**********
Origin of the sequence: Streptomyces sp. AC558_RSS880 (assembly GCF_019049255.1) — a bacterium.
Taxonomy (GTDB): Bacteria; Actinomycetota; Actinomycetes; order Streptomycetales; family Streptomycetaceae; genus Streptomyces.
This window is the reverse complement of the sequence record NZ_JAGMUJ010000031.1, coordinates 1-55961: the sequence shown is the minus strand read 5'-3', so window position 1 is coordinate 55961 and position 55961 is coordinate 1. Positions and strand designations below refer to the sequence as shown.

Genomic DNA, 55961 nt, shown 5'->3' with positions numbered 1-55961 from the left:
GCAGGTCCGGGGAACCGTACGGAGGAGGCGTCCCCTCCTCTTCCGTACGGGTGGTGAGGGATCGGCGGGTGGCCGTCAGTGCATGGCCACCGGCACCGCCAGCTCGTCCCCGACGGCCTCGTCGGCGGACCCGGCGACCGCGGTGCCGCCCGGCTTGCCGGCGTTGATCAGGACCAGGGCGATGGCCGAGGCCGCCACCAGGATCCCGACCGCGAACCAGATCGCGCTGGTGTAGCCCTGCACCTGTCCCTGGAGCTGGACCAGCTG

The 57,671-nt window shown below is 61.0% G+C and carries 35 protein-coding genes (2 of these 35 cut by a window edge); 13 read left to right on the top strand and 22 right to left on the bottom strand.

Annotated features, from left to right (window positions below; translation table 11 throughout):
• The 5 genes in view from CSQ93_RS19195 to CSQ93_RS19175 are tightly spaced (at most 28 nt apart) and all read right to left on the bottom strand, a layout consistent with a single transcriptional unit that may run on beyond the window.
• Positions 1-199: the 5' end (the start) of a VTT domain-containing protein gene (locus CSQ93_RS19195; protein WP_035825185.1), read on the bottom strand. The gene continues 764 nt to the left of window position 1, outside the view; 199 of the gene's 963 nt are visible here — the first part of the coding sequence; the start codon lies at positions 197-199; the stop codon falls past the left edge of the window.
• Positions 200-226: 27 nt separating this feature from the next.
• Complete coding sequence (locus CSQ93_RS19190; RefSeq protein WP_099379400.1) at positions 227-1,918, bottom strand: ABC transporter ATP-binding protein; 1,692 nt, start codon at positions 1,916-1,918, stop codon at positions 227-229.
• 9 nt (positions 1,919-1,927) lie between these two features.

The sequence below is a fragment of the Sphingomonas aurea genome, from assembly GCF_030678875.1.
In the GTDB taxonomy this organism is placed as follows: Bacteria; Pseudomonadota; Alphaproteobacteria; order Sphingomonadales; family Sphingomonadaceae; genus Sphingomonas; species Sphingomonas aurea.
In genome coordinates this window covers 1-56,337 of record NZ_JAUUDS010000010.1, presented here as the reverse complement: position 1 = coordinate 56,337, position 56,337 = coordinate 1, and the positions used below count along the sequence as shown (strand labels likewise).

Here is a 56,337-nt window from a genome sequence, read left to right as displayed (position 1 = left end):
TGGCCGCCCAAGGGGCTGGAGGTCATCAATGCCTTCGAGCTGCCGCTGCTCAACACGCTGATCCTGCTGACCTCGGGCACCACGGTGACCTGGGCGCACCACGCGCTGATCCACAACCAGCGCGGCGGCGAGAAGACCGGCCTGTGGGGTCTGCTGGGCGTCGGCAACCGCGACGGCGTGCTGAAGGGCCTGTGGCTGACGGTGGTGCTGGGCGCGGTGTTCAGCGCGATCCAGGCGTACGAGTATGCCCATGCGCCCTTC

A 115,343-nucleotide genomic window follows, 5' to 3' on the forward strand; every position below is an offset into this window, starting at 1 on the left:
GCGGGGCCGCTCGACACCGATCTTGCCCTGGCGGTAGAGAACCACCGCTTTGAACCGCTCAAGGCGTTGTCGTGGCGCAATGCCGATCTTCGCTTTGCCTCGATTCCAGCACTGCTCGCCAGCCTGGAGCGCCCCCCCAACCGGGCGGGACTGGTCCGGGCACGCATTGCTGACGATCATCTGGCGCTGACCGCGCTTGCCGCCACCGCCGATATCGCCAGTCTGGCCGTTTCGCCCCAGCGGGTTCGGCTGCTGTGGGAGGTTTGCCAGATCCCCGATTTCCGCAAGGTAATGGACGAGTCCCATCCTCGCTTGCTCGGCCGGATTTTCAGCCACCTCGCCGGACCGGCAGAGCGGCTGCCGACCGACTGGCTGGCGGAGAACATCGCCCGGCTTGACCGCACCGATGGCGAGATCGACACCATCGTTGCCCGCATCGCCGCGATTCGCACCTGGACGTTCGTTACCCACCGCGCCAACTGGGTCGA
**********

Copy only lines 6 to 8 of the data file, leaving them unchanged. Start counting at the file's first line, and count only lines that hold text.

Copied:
The 57,671-nt window shown below is 61.0% G+C and carries 35 protein-coding genes (2 of these 35 cut by a window edge); 13 read left to right on the top strand and 22 right to left on the bottom strand.

Annotated features, from left to right (window positions below; translation table 11 throughout):
• The 5 genes in view from CSQ93_RS19195 to CSQ93_RS19175 are tightly spaced (at most 28 nt apart) and all read right to left on the bottom strand, a layout consistent with a single transcriptional unit that may run on beyond the window.